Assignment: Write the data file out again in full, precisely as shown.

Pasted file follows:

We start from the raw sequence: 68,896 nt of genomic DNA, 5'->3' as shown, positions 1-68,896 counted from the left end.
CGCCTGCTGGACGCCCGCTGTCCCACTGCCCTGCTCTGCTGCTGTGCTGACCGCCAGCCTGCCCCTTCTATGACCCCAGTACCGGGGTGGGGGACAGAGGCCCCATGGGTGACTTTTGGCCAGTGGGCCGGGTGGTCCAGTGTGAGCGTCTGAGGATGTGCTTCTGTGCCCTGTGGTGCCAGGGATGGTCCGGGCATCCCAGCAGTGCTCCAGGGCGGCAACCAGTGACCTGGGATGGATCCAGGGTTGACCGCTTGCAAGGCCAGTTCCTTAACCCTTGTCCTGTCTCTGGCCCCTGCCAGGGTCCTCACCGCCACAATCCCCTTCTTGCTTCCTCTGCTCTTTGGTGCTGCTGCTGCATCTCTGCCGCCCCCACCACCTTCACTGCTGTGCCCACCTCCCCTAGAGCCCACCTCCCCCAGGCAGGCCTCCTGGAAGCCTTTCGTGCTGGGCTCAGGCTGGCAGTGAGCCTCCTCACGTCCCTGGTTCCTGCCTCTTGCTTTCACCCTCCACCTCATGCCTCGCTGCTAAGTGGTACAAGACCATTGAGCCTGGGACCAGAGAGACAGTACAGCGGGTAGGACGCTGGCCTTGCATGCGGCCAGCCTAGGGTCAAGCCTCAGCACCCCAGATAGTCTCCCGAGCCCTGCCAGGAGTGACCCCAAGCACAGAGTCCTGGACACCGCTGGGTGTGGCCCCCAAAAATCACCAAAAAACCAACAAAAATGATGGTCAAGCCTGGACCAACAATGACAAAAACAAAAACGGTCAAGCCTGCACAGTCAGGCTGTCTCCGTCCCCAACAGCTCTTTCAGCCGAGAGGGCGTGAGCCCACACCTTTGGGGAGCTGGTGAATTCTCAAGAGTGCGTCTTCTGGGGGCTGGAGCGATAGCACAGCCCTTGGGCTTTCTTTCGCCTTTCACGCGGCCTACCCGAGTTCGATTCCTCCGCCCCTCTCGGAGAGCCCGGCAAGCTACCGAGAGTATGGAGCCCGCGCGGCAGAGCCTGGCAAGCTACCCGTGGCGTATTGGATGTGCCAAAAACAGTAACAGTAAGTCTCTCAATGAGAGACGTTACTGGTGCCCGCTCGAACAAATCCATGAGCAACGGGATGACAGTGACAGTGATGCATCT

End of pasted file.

We start from the raw sequence: 68,896 nt of genomic DNA, 5'->3' as shown, positions 1-68,896 counted from the left end.
CGCCTGCTGGACGCCCGCTGTCCCACTGCCCTGCTCTGCTGCTGTGCTGACCGCCAGCCTGCCCCTTCTATGACCCCAGTACCGGGGTGGGGGACAGAGGCCCCATGGGTGACTTTTGGCCAGTGGGCCGGGTGGTCCAGTGTGAGCGTCTGAGGATGTGCTTCTGTGCCCTGTGGTGCCAGGGATGGTCCGGGCATCCCAGCAGTGCTCCAGGGCGGCAACCAGTGACCTGGGATGGATCCAGGGTTGACCGCTTGCAAGGCCAGTTCCTTAACCCTTGTCCTGTCTCTGGCCCCTGCCAGGGTCCTCACCGCCACAATCCCCTTCTTGCTTCCTCTGCTCTTTGGTGCTGCTGCTGCATCTCTGCCGCCCCCACCACCTTCACTGCTGTGCCCACCTCCCCTAGAGCCCACCTCCCCCAGGCAGGCCTCCTGGAAGCCTTTCGTGCTGGGCTCAGGCTGGCAGTGAGCCTCCTCACGTCCCTGGTTCCTGCCTCTTGCTTTCACCCTCCACCTCATGCCTCGCTGCTAAGTGGTACAAGACCATTGAGCCTGGGACCAGAGAGACAGTACAGCGGGTAGGACGCTGGCCTTGCATGCGGCCAGCCTAGGGTCAAGCCTCAGCACCCCAGATAGTCTCCCGAGCCCTGCCAGGAGTGACCCCAAGCACAGAGTCCTGGACACCGCTGGGTGTGGCCCCCAAAAATCACCAAAAAACCAACAAAAATGATGGTCAAGCCTGGACCAACAATGACAAAAACAAAAACGGTCAAGCCTGCACAGTCAGGCTGTCTCCGTCCCCAACAGCTCTTTCAGCCGAGAGGGCGTGAGCCCACACCTTTGGGGAGCTGGTGAATTCTCAAGAGTGCGTCTTCTGGGGGCTGGAGCGATAGCACAGCCCTTGGGCTTTCTTTCGCCTTTCACGCGGCCTACCCGAGTTCGATTCCTCCGCCCCTCTCGGAGAGCCCGGCAAGCTACCGAGAGTATGGAGCCCGCGCGGCAGAGCCTGGCAAGCTACCCGTGGCGTATTGGATGTGCCAAAAACAGTAACAGTAAGTCTCTCAATGAGAGACGTTACTGGTGCCCGCTCGAACAAATCCATGAGCAACGGGATGACAGTGACAGTGATGCATCT